Green Dog wins EWU Eagles’ Nest Pitch Contest

%28Left+to+right%29+Junichi+Minakata%2C+Hayden+Leslie%2C+Ryan+Halterman+and+Bobby+Nguyen+receive+their+first+place+and+people%27s+choice+awards.+They+won+%244%2C500+total+for+their+Green+Dog+idea%2C+a+solution+for+dogs+to+be+able+to+relieve+themselves+when+their+owners+are+gone+all+day.+
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Green Dog wins EWU Eagles’ Nest Pitch Contest

(Left to right) Junichi Minakata, Hayden Leslie, Ryan Halterman and Bobby Nguyen receive their first place and people's choice awards. They won $4,500 total for their Green Dog idea, a solution for dogs to be able to relieve themselves when their owners are gone all day.

(Left to right) Junichi Minakata, Hayden Leslie, Ryan Halterman and Bobby Nguyen receive their first place and people's choice awards. They won $4,500 total for their Green Dog idea, a solution for dogs to be able to relieve themselves when their owners are gone all day.

Mckenzie Ford

(Left to right) Junichi Minakata, Hayden Leslie, Ryan Halterman and Bobby Nguyen receive their first place and people's choice awards. They won $4,500 total for their Green Dog idea, a solution for dogs to be able to relieve themselves when their owners are gone all day.

Mckenzie Ford

Mckenzie Ford

(Left to right) Junichi Minakata, Hayden Leslie, Ryan Halterman and Bobby Nguyen receive their first place and people's choice awards. They won $4,500 total for their Green Dog idea, a solution for dogs to be able to relieve themselves when their owners are gone all day.

By Marco Vargas, Reporter

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Green Dog, one of the five teams in the Eagles’ Nest Pitch Contest finals, stole the show on May 17, winning $2,500 for first place and $2,000 for winning the people’s choice award which is decided by the audience members.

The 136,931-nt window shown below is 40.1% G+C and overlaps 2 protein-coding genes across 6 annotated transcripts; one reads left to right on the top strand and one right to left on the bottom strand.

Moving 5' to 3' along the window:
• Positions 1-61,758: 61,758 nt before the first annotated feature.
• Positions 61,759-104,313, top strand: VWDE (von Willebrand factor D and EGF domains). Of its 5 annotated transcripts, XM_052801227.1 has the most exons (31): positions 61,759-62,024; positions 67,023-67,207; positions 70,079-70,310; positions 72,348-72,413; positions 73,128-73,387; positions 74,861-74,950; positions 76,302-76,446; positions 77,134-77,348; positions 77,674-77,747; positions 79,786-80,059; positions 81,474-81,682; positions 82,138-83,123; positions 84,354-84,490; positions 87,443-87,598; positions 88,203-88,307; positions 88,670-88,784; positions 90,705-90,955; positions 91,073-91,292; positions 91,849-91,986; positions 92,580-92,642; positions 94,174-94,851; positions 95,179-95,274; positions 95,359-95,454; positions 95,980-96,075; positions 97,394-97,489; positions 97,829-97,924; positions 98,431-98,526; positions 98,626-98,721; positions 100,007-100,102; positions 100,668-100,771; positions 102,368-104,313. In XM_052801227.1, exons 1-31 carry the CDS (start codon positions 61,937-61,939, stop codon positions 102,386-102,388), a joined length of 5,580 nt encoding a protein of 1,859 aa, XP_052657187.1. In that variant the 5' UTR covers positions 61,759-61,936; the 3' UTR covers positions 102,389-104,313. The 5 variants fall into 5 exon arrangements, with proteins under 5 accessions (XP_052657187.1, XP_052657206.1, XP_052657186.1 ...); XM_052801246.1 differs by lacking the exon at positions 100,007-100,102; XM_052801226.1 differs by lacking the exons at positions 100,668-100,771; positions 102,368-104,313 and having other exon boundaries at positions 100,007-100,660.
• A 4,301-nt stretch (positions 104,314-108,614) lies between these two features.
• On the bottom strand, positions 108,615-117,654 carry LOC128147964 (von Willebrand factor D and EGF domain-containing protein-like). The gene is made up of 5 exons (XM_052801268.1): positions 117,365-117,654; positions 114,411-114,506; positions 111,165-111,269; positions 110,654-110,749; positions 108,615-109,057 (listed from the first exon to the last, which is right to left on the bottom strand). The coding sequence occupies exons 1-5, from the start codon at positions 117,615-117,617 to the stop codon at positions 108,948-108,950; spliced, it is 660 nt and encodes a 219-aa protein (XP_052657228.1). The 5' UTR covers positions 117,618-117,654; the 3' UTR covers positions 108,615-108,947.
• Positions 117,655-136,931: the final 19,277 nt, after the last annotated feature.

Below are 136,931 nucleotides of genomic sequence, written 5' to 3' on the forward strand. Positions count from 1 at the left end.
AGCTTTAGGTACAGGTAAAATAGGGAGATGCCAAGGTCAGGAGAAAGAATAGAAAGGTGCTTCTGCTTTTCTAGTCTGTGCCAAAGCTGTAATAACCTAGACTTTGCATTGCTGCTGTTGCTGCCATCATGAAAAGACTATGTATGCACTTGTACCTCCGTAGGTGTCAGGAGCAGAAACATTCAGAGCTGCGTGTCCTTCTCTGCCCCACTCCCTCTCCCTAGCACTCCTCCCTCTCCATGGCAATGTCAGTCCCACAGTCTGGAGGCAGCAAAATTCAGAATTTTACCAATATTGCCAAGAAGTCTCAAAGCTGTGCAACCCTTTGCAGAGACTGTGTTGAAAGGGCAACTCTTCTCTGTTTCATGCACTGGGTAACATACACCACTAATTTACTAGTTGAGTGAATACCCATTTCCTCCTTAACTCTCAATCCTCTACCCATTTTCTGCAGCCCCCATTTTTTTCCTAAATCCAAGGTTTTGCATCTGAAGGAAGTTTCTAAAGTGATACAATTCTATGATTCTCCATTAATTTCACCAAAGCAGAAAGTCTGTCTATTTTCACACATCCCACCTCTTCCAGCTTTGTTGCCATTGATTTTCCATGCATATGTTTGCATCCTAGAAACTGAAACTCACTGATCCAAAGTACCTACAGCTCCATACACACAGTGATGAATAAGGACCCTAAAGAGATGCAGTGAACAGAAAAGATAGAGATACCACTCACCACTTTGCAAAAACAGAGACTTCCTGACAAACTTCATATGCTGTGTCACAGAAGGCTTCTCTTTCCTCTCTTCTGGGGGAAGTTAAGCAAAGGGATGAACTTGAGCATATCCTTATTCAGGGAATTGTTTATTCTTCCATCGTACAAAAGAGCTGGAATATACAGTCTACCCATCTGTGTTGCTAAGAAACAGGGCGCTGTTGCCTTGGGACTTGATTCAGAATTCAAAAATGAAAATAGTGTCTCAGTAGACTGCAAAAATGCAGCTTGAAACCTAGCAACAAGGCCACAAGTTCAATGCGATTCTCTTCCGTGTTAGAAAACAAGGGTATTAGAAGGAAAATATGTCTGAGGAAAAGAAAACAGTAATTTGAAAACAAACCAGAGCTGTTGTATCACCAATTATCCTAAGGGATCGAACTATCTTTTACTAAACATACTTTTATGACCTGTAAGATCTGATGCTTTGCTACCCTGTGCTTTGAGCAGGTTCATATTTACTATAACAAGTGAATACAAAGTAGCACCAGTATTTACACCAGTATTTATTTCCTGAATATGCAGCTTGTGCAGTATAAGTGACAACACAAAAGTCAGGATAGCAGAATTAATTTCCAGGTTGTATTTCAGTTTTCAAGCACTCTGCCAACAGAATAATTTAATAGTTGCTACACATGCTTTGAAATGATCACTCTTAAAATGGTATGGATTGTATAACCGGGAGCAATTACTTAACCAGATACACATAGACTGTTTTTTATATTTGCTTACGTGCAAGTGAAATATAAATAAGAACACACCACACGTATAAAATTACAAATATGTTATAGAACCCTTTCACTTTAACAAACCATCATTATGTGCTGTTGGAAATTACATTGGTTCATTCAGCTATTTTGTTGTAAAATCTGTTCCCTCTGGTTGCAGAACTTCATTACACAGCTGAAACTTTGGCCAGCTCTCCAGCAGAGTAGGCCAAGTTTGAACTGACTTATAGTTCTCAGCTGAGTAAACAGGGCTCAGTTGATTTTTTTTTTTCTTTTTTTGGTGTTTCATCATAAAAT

This was the third annual business pitch competition put on by the EWU Center for Entrepreneurship.

Ryan Halterman, a senior and one of the members of Green Dog, said that winning the top awards was a relief.

“We worked really hard all year,” Halterman said. “Most of the guys on the team come from the technology commercialization academy. It was really exciting. We were either going for first or nothing kind of thing. We knew that we had the best idea. We knew we could win it if we presented correctly or answered the judges’ questions.”

Mckenzie Ford
The panel of judges, made up of local business professionals, critiques the contestants as they present their business ideas. This is the third annual Eagles’ Nest Pitch Contest.

According to Halterman, Green Dog is an environmentally friendly and sustainable solution for pets that need to relieve themselves. Green Dog has created grass-like pads that Halterman and his team presented during the competition. In houses or apartments, pets can use those pads, which contain non-toxic substances to keep the surrounding air fresh.

“What we’re trying to do is reduce the amount of waste that we have, as well as not hurt the environment and give consumers a high quality dog lavatory in an apartment,” Halterman said.

Halterman said going against the other four teams in the finals was tough, but he praised those competitors for their hard work. The other four teams were The Intelligent Student, B-Active Performance Wear, howprofessorsgrade.com and Smart Sprinkler.

“We all had really good ideas this year,” Halterman said. “The ideas that came through this year were really amazing. They all have good potential. The competition was pretty extensive even though there were only five of us this year.”

The goal of Green Dog, according to Halterman, is to keep momentum going from their early success.

“We need to meet and give ourselves a direction,” Halterman said. “We need people that are helping us put the idea together and get them more involved in manufacturing our prototypes and then test the market.”

Halterman said that Green Dog hopes to expand its business nationally and eventually globally.

“We want to test the local markets and then metropolitan areas like Seattle,” Halterman said. “We want to test markets in big cities where a lot of apartments take place and young professionals are gone for like 12 hours a day and can’t come home to let the dog out. They want something that’s nice, and it’s not going to hurt the environment.”


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